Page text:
The Godfather movies featured a pair of prominent Jewish gangsters, both allies-turned-antagonists of the Corleone Family: Moe Greene (Alex Rocco) in the first film, and Hyman Roth (Lee Strasberg) in the second. The two men were based, respectively, on real-life Jewish gangsters Benjamin “Bugsy” Siegel and Meyer Lansky. Roth, like Lansky, would even seek political asylum in Israel — “I wished to live there as a Jew in the twilight of my life.”

Hyman Roth, according to a deleted scene in The Godfather Part II, was originally named Hyman Suchowsky — but the character changed his name out of admiration for the real-life Jewish gangster Arnold Rothstein (not to be confused with the fictional Ace), later shortening it to Roth. “I’ve loved baseball ever since Arnold Rothstein fixed the World Series in 1919,” the character says in the film.

Hollywood has offered plenty of other depictions of all three of those real-life gangsters. Bugsy Siegel was played by Warren Beatty in the 1991 biopic Bugsy, which Beatty also directed. Michael Lerner played Arnold Rothstein in Eight Men Out, John Sayles’ 1988 movie about the fixing of that same 1919 World Series. And none other than Joe Pesci played another Lansky stand-in named “Mayakofsky” in the 1983 film Eureka, while Dustin Hoffman was Lansky in the 2005 drama The Lost City, a film that covered the gangster’s adventures in Cuba. Richard Dreyfuss played Lansky in a 1999 HBO movie Lansky, which was written by Jewish playwright David Mamet.

Harvey Keitel, who is Jewish and is another veteran of Scorsese gangster pictures, is set to play an aging version of Lansky in an upcoming biopic, also called Lansky. That film is being directed by Eytan Rockaway, whose father Robert wrote a book in 1993 called But He Was Good to His Mother: The Lives and Crimes of Jewish Gangsters.

On the HBO TV series Boardwalk Empire, which Scorsese executive produced, Michael Stuhlbarg (famous for his role in the Coen brothers’ A Serious Man) played Rothstein and Michael Zegen, later of The Marvelous Mrs. Maisel, portrayed Siegel. In the short-lived cable series Mob City, Edward Burns was Siegel and Patrick Fischler was Lansky. In the lightly regarded 1991 film Mobsters, Richard Grieco played Siegel, Patrick Dempsey played Lansky and F. Murray Abraham portrayed Rothstein.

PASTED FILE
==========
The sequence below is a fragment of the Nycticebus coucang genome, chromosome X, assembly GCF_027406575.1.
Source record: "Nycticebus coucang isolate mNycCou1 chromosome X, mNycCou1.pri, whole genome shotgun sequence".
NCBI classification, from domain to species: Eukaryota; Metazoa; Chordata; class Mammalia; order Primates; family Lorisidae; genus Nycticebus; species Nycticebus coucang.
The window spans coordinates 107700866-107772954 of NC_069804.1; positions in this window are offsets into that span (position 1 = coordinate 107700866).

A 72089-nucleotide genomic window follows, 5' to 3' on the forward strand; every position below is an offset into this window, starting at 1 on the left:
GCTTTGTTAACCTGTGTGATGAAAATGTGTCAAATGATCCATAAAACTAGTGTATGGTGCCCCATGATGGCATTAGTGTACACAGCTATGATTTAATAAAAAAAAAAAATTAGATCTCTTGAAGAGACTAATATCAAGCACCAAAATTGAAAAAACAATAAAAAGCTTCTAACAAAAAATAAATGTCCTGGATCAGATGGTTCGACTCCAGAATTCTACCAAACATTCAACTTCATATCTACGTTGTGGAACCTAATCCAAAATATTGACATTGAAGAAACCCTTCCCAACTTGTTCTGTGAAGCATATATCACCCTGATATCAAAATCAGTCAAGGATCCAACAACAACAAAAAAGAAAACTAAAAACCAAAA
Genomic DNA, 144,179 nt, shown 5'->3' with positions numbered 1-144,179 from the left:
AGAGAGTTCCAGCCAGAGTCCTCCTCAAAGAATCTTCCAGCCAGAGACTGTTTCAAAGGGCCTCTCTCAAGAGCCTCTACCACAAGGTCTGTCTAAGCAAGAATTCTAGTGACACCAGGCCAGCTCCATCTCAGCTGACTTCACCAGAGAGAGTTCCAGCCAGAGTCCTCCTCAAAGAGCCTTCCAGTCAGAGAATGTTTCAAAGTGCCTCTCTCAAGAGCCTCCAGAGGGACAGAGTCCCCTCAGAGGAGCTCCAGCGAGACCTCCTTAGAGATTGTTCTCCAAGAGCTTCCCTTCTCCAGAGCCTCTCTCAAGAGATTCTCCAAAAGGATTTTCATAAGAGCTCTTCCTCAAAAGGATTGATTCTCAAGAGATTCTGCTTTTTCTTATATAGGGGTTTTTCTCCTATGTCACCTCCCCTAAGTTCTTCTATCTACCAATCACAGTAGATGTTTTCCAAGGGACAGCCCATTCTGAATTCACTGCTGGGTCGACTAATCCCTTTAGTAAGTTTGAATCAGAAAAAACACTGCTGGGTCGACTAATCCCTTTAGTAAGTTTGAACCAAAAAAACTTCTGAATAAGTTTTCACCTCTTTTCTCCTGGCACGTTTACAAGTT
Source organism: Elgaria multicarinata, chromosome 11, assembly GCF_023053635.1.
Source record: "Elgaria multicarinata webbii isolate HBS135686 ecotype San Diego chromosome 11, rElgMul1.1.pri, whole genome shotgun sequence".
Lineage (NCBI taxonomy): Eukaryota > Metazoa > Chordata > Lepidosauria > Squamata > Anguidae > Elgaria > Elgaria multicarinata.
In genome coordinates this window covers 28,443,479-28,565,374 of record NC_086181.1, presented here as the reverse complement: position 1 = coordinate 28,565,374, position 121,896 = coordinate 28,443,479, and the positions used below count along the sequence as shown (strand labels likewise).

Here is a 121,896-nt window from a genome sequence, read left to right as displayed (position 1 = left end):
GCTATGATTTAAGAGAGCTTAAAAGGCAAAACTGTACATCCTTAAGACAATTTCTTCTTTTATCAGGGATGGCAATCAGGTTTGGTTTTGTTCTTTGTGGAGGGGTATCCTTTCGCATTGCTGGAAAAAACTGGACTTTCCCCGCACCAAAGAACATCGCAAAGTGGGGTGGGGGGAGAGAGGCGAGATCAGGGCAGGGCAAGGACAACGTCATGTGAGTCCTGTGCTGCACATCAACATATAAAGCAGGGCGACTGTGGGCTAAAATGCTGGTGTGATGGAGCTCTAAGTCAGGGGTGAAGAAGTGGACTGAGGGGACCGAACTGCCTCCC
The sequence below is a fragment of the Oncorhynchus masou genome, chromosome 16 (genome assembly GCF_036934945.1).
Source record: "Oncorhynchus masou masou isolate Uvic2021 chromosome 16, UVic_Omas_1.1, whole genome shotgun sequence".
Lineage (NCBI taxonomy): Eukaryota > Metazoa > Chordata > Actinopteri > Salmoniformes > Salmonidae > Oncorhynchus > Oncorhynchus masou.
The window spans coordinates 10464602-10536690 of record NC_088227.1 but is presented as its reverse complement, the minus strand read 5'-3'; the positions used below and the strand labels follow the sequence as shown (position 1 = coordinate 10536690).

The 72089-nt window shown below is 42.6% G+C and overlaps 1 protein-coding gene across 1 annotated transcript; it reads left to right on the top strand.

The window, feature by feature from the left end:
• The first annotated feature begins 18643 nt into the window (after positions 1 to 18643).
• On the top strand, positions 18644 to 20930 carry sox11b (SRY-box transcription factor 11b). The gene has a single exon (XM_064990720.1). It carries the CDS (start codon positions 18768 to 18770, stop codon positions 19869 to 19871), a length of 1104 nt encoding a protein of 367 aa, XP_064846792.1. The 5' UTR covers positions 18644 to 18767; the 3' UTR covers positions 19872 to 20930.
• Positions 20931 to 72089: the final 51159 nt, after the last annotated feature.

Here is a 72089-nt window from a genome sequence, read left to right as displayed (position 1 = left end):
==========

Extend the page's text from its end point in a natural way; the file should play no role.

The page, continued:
There have been many fictional Jewish gangsters as well. For example, in 1990’s Miller’s Crossing, written and directed by the Coen brothers, John Turturro played bookie Bernie Bernbaum, about whom it is said “he’s got a mixed reputation, but for a sheeny, he’s got a lot of good qualities.” “Sheeny” is an anti-Jewish slur from the 19th century.

In the 2006 crime drama Lucky Number Slevin, Ben Kingsley played a crime boss who was also a rabbi, and was called simply “The Rabbi.” The current season of the FX TV adaptation of the Coen brothers’ film Fargo features a character known as “Rabbi Milligan,” played by Ben Whishaw, who was traded among different ethnic crime families. One of those is the Jewish outfit known as the Moskowitz Syndicate.

And on The Sopranos, there was Herman “Hesh” Rabkin (Jerry Adler), a veteran Jewish gangster and longtime associate of the Soprano family. In one episode, Christopher Moltisanti warns that an upcoming sit-down involving Hesh is likely to be a tough negotiation, because “I’ve heard his opinions on giving back pieces of Israel.” Adler also guest-starred on an episode of The West Wing as the father of Richard Schiff’s character Toby Ziegler, who was estranged from him due to his long-ago involvement with the Jewish organized crime group Murder, Inc.